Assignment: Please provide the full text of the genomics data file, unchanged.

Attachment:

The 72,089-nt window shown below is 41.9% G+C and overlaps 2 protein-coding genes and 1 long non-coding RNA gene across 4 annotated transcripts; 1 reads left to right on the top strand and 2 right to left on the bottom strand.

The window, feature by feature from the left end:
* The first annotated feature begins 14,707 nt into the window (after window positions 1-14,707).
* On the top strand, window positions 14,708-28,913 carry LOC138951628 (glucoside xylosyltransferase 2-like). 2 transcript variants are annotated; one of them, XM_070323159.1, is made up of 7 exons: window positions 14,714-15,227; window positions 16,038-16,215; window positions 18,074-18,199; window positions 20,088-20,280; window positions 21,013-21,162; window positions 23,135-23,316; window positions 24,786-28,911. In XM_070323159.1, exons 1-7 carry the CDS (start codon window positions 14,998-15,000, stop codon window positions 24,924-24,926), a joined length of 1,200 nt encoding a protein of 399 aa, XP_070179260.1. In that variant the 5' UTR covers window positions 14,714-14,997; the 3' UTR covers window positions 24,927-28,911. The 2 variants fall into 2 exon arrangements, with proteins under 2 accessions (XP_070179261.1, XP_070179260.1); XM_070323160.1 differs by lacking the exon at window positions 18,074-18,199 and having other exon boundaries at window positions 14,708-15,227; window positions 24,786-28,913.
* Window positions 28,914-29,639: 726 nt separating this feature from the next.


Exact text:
The 72,089-nt window shown below is 41.9% G+C and overlaps 2 protein-coding genes and 1 long non-coding RNA gene across 4 annotated transcripts; 1 reads left to right on the top strand and 2 right to left on the bottom strand.

The window, feature by feature from the left end:
* The first annotated feature begins 14,707 nt into the window (after window positions 1-14,707).
* On the top strand, window positions 14,708-28,913 carry LOC138951628 (glucoside xylosyltransferase 2-like). 2 transcript variants are annotated; one of them, XM_070323159.1, is made up of 7 exons: window positions 14,714-15,227; window positions 16,038-16,215; window positions 18,074-18,199; window positions 20,088-20,280; window positions 21,013-21,162; window positions 23,135-23,316; window positions 24,786-28,911. In XM_070323159.1, exons 1-7 carry the CDS (start codon window positions 14,998-15,000, stop codon window positions 24,924-24,926), a joined length of 1,200 nt encoding a protein of 399 aa, XP_070179260.1. In that variant the 5' UTR covers window positions 14,714-14,997; the 3' UTR covers window positions 24,927-28,911. The 2 variants fall into 2 exon arrangements, with proteins under 2 accessions (XP_070179261.1, XP_070179260.1); XM_070323160.1 differs by lacking the exon at window positions 18,074-18,199 and having other exon boundaries at window positions 14,708-15,227; window positions 24,786-28,913.
* Window positions 28,914-29,639: 726 nt separating this feature from the next.